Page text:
"Experimental Design Practice"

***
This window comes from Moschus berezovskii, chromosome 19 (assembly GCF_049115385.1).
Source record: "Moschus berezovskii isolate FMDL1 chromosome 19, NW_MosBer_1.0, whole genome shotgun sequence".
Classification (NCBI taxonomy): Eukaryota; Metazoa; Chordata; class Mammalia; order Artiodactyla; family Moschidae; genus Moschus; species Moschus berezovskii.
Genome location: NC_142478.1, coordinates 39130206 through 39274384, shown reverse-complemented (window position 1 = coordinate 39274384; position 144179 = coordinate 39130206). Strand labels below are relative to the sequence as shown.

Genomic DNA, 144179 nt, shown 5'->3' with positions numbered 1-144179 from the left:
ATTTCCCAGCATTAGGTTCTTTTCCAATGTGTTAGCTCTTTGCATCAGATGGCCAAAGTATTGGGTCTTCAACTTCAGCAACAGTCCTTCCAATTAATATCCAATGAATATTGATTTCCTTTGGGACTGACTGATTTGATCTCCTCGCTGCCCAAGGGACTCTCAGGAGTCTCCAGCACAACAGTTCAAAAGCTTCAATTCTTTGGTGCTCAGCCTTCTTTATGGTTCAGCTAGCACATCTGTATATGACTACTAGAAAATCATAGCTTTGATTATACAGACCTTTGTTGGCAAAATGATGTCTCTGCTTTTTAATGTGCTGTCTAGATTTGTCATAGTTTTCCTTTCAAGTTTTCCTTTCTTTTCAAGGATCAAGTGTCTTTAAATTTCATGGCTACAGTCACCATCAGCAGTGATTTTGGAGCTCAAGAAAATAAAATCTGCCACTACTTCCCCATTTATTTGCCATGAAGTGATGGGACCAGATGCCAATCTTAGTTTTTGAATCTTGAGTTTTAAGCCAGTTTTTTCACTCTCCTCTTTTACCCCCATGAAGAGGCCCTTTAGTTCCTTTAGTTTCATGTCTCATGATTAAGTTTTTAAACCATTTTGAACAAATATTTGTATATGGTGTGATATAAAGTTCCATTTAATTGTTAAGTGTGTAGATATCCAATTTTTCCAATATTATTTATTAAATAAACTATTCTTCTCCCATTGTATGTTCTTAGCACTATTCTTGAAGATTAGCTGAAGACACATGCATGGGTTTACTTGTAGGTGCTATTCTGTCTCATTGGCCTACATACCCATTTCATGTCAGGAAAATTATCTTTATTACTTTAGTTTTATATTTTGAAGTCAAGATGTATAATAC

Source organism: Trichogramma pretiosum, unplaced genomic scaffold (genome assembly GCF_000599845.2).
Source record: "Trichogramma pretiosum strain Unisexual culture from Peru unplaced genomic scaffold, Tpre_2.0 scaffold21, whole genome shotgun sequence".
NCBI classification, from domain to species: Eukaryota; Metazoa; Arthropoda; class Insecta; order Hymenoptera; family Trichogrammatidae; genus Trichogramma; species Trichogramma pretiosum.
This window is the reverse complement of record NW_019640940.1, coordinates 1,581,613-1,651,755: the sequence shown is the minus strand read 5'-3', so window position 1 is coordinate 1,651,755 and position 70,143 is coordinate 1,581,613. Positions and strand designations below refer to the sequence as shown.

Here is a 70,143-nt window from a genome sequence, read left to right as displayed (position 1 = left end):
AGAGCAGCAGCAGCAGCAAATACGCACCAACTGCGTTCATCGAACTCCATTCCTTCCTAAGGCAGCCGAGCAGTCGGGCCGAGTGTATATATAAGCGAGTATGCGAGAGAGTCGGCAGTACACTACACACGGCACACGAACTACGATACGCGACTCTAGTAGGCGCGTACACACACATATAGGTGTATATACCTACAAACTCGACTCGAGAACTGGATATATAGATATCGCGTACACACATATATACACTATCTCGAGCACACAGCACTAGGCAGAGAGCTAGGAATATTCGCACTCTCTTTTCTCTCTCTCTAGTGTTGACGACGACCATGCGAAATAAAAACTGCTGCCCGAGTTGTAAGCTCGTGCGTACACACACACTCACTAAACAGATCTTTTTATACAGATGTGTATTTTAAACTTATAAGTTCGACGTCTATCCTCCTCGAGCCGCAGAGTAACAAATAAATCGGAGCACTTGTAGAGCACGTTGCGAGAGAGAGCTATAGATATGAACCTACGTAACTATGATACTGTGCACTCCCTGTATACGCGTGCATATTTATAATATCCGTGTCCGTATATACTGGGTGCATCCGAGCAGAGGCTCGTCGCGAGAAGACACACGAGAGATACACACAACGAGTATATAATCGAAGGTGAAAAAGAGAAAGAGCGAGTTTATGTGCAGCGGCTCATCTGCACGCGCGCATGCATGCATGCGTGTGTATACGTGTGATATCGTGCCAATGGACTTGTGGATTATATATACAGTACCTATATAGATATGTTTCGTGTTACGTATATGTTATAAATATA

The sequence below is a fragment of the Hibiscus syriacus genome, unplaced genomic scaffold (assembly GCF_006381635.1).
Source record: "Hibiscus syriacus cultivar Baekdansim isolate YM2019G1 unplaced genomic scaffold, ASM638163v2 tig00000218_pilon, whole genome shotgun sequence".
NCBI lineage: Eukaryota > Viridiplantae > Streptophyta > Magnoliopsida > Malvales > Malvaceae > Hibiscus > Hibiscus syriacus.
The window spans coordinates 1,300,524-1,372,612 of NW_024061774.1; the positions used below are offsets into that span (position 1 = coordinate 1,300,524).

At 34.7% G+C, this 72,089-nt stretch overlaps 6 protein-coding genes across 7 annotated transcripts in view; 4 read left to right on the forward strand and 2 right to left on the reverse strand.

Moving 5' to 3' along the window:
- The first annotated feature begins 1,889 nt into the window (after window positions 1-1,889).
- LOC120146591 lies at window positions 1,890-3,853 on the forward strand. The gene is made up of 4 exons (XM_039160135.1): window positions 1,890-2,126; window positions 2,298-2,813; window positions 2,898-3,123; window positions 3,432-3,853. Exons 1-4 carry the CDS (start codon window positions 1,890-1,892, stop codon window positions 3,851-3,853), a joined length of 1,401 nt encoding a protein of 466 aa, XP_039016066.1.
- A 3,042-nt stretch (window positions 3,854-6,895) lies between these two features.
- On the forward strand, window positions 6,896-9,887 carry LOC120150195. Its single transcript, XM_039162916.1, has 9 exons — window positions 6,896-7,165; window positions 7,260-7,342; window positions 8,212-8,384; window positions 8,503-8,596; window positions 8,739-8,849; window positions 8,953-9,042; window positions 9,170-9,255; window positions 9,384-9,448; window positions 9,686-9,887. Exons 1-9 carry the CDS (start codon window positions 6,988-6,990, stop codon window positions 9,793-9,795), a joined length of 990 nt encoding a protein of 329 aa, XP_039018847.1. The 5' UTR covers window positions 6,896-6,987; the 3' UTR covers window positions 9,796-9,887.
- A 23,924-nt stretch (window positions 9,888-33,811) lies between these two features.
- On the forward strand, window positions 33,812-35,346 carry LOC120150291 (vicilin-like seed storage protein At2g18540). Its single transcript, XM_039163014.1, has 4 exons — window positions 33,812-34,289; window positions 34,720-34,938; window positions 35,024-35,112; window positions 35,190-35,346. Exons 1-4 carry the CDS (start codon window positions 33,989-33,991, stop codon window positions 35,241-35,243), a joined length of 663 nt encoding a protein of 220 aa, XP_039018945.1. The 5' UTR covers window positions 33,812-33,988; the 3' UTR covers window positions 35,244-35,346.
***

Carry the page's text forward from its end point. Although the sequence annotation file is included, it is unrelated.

Experimental Design How do you plan and conduct an experiment? Experiment It is the scientific way to prove whether your hypothesis is correct or not. It includes: materials and the procedure- that is what are you doing in the experiment, how it is set up, and what materials you are using. There are two set ups to every experiment: the experimental setup with the variable and controlled setup which is done under normal or ideal conditions. Variable It is one of the conditions that may effect the result of your experiment and it is what you change to determine if your hypothesis is correct or not. Independent/Manipulated Variable The variable that is changed on purpose or varies in an experiment. There should only be one variable for each experiment. Example: giving different amounts of water to same type of plant. Dependent/Respondent Variable –“RESULTS” The variable that changes in response to the independent variable. How it changes “depends” on the independent variable. It is the results that you measure or observe. Example: growing plants with different amounts of water(independent variable) you measure how they grew differently(dependent variable). Constants/Controlled Variables Factors that remain the same throughout the experiment. If factors like temperature, method of experimenting, etc. are allowed to vary they might affect the results in a confusing way. Repeated Trials & Sample Size The experiment is repeated at least a few times to collect as many measurements as is reasonable. Usually take an average of all the data points. Control Setup The experiment where the conditions are not changed but are kept ‘normal,’ ‘natural,’ or ‘ideal.’ It is the standard which the results from the experimental setup are compared with, to see if the changed variable make a difference. Experimental Design Practice Name Period: Date Identify: independent variable–double underline dependent variable ---circle constants-(controlled variables)—outline with a rectangle control experiment--highlight repeated trials/sample size--underline once #1. Ten radish seeds were planted in each of the five pots found around the house that each contained 2 kg of “Pete’s Potting Soil” and were grown in a greenhouse where the temperature and humidity and amount of light was kept the same. The pots were given the following amounts of distilled water each day for 40 days: Pot 1, 50 ml; Pot 2, 100 ml, Pot 3, 150 ml, Pot 4, 200 ml; Pot 5, 250 ml. Because Pot 3 received the recommended amount of water, it was used as a control part of the experiment. This experiment was repeated five times. The height of each plant was measured at the end of the experiment and represented in a growth chart and line graph. #2. Gloria wanted to find out if the color of food would affect whether kindergarten children would select it for lunch. She put food coloring into 4 identical bowls of mashed potatoes. The colors were red, green, yellow and blue. She also served a sample of potatoes that were of normal color. Each sample was served fresh and warm with a square of butter. Each child was asked to choose a scoop of potatoes from any of the colors offered. Gloria did this experiment using 100 students of the same age. She recorded the number of students that chose each color and made a bar graph.